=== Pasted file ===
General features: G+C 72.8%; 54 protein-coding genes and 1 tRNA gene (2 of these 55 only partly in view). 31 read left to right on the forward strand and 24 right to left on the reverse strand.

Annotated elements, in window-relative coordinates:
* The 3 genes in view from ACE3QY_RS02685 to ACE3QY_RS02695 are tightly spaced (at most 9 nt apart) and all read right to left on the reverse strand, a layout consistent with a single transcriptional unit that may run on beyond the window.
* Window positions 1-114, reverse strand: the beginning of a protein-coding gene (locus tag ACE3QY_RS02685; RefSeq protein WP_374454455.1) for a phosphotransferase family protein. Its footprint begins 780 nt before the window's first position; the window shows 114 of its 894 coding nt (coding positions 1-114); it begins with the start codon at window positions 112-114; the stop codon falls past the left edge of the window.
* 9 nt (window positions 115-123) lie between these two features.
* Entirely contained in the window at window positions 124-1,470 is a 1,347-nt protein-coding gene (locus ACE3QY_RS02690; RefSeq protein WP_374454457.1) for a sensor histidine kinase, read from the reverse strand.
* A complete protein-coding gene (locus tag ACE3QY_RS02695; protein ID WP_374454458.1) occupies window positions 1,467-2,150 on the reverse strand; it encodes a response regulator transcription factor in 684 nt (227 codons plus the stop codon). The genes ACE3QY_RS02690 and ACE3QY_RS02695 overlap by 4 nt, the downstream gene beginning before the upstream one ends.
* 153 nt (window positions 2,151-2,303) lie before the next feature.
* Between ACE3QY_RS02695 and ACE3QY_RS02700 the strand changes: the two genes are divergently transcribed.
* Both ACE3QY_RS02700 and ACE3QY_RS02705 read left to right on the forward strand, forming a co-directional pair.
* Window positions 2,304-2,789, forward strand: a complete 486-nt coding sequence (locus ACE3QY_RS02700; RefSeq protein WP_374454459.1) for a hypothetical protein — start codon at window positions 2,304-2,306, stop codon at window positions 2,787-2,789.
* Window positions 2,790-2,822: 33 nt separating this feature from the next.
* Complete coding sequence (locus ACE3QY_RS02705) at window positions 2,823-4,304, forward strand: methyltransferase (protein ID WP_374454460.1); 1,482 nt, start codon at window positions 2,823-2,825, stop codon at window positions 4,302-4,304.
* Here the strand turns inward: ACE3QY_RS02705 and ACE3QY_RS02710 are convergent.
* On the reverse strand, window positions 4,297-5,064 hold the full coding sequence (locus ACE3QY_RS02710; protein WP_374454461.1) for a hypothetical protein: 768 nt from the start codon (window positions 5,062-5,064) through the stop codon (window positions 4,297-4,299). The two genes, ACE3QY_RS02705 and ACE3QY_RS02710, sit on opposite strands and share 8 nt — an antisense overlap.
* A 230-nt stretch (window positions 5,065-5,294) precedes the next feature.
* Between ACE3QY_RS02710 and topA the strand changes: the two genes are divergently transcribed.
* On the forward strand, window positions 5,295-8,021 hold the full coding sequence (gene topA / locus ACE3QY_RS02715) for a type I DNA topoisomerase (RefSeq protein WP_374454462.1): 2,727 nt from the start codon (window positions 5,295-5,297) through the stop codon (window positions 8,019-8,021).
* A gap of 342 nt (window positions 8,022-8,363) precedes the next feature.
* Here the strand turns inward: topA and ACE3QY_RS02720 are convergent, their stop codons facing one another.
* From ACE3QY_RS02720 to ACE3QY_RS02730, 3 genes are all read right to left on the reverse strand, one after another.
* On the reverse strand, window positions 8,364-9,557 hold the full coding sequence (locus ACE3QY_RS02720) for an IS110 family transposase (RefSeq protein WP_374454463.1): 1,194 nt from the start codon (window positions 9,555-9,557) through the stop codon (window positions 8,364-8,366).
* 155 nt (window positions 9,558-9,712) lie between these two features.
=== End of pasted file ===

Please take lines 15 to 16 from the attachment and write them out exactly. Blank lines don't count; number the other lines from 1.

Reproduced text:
* On the reverse strand, window positions 4,297-5,064 hold the full coding sequence (locus ACE3QY_RS02710; protein WP_374454461.1) for a hypothetical protein: 768 nt from the start codon (window positions 5,062-5,064) through the stop codon (window positions 4,297-4,299). The two genes, ACE3QY_RS02705 and ACE3QY_RS02710, sit on opposite strands and share 8 nt — an antisense overlap.
* A 230-nt stretch (window positions 5,065-5,294) precedes the next feature.